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5/24/2016 9:41 PM
 
One trick for CoBan,Koflex,VetWrap is to put a 'tail' on the working end with tape. It keeps the end from sticking to the roll and makes it easy to find the end under stressed conditions.

The other is to keep your rolls inside a length of PVC pipe to keep them from crushing into a worthless mess.
 
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5/25/2016 12:59 PM
 
Longeye wrote:
One trick for CoBan,Koflex,VetWrap is to put a 'tail' on the working end with tape. It keeps the end from sticking to the roll and makes it easy to find the end under stressed conditions.

The other is to keep your rolls inside a length of PVC pipe to keep them from crushing into a worthless mess.

 Or just fold a half inch under.  We call that the "buddy fold" - kind of the opposite of the blue falcon...

 
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6/2/2016 5:20 PM
 

Something else I forgot to add from earlier posts is having some anti-diarrhea meds on hand, along with max-strength Pepto Bismol chewables.  I'll usually carry some Immodium, if the Pepto can't sort things out after a few days.  ~ 60-65% of the cases of the dreaded "butt-rumblies" encountered are usually taken care of with Pepto.  Traveling overseas pretty often, it is going to happen sooner or later.  Out in the backcountry overseas, that case of the squirts can become downright serious, because you can dehydrate rather quickly.  

Evan....love the Tool Roll IFAK!

 


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6/2/2016 6:17 PM
 
alpendrms wrote:

Something else I forgot to add from earlier posts is having some anti-diarrhea meds on hand, along with max-strength Pepto Bismol chewables.  I'll usually carry some Immodium, if the Pepto can't sort things out after a few days.  ~ 60-65% of the cases of the dreaded "butt-rumblies" encountered are usually taken care of with Pepto.  Traveling overseas pretty often, it is going to happen sooner or later.  Out in the backcountry overseas, that case of the squirts can become downright serious, because you can dehydrate rather quickly.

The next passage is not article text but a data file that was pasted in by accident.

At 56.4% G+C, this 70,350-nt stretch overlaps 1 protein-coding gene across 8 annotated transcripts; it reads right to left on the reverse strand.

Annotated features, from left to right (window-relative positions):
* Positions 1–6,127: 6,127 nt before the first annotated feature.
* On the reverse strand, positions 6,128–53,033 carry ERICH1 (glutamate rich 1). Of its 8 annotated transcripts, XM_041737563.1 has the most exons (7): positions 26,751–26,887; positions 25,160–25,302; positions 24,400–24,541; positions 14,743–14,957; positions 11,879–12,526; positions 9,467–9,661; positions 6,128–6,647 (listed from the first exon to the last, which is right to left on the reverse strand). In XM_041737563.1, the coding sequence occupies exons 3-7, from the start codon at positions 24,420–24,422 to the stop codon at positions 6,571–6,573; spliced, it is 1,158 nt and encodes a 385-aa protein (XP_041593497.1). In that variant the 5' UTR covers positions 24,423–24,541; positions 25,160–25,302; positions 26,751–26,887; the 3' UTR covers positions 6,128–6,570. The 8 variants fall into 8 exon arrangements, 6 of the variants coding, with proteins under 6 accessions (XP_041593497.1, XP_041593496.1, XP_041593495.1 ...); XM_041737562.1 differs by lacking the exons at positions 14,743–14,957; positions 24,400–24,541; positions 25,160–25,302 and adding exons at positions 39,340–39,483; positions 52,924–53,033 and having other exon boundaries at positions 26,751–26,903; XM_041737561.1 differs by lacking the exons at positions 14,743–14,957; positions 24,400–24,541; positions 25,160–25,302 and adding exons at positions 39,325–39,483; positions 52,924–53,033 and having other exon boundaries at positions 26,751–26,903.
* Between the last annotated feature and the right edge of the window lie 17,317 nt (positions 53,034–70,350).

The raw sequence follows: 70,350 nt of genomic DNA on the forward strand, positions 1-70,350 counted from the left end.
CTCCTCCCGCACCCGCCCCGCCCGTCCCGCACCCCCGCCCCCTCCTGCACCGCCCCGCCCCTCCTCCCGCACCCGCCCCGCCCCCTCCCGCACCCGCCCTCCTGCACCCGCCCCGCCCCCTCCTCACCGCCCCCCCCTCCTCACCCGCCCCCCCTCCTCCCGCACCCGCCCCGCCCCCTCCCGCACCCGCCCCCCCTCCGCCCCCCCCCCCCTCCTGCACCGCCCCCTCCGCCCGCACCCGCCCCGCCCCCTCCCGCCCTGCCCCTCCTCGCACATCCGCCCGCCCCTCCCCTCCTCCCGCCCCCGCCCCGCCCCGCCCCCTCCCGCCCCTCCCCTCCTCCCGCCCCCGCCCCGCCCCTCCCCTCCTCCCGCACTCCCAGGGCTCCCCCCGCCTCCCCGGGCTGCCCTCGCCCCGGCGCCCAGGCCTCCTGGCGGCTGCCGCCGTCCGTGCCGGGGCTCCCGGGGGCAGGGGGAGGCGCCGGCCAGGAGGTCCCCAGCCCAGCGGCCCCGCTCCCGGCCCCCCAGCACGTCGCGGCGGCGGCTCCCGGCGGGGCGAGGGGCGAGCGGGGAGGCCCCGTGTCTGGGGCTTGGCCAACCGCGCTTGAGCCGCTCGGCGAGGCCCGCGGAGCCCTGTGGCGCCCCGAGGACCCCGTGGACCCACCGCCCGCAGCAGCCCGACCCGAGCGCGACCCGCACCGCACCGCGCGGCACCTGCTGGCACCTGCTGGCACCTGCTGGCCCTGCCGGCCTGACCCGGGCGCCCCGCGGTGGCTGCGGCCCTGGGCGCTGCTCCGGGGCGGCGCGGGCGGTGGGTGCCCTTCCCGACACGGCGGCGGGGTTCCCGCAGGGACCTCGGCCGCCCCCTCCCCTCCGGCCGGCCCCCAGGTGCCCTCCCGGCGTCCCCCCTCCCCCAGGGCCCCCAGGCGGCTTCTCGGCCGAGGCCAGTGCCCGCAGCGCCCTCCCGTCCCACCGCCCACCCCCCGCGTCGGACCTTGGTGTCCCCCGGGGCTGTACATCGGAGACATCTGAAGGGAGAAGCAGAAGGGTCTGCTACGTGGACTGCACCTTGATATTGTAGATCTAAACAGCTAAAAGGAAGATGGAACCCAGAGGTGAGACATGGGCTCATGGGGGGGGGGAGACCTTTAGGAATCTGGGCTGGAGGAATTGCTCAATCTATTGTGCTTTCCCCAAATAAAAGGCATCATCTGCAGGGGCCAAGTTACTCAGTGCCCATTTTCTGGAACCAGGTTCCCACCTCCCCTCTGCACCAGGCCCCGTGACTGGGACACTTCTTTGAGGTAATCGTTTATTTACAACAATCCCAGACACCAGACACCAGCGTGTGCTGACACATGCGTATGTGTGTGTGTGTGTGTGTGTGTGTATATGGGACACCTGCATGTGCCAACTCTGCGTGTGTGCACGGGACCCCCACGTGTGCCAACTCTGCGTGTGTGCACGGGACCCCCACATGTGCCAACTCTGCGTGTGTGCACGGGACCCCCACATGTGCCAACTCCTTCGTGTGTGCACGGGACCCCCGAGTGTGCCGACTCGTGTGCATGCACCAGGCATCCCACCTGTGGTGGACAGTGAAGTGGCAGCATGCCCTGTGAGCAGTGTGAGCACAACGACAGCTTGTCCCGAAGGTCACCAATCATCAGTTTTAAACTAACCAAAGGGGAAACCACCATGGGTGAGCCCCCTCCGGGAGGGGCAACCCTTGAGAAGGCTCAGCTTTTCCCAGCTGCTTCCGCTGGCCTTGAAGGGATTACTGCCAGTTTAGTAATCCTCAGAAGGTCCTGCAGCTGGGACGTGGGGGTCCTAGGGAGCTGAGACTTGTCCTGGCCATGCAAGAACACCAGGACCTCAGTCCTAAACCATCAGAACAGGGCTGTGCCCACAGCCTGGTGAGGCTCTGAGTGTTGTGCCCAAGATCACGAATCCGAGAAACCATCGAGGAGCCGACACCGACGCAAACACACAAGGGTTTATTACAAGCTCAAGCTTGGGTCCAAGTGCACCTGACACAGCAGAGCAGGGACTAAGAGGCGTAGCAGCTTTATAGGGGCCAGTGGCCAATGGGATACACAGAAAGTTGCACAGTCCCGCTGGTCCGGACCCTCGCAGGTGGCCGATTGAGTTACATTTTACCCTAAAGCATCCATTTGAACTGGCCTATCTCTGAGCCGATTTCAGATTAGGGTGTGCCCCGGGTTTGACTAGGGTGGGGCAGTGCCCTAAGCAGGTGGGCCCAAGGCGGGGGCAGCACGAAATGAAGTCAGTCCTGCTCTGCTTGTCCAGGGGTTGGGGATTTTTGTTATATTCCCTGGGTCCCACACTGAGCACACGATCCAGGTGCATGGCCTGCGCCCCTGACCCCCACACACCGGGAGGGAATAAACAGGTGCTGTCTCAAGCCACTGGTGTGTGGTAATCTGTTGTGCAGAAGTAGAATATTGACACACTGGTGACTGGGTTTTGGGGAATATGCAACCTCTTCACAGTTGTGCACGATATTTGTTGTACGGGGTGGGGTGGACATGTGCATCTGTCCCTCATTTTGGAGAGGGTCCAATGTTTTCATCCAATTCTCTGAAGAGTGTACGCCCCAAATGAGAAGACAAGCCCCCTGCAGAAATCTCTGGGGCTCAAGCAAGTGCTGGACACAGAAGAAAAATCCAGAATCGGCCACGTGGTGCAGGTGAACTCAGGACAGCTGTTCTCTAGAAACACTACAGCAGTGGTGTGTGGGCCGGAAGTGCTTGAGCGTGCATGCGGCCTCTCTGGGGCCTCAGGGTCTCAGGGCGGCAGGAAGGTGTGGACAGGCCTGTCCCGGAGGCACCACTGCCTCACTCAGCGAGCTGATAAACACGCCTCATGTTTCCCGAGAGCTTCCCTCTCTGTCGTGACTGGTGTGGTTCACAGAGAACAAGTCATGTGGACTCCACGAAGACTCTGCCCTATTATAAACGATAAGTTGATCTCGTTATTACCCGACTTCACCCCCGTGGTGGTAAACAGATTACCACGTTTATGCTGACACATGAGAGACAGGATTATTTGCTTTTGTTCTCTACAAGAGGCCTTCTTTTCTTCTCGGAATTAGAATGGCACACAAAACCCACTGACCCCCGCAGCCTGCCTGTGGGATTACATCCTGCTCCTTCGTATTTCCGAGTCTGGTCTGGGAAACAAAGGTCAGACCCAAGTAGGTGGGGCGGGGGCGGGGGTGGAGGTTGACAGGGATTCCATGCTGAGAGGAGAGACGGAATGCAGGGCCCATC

IME, Lomotil (diphenoxylate) works a bit better than Immodium.   It requires a script here, but you can often buy it OTC overseas.  Don't go overseas without six 500mg pills of Ciprofloxacin.  If your "green-apple-quickstep" turns truly horrid and doesn't respond to the Lomotil in 24hr, start the Cipro twice daily until its gone ( 3 days).  If your still pooping liquid, then you'd better find someone with a microscope who knows how to use it to examine your poo.  A centrifuged sample via a formalin-ether float is the gold standard.
 
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6/2/2016 7:06 PM
 

Already carry Cipro and a few others.  Didn't just fall off the 300F1 truck yesterday and have dealt with some illnesses of teammates and indig more than a few times.  The intent for this thread is for backcountry folks to be able to carry easily procured items for CONUS and the occasional trip outside our borders.


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6/2/2016 10:09 PM
 
alpendrms wrote:

  Didn't just fall off the 300F1 truck yesterday

 

That means you're pretty friggin' old :)
 
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6/3/2016 4:49 AM
 
Take-a-knee wrote:
alpendrms wrote:

  Didn't just fall off the 300F1 truck yesterday

 

That means you're pretty friggin' old :)

True enough, I'm getting a bit longer in the tooth.  I can still hang....just can't go quite as fast as I used to.  I prefer this saying: "Beware of an old man in a profession where men usually die young." - Hans- Christian Ströbele.


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6/3/2016 12:54 PM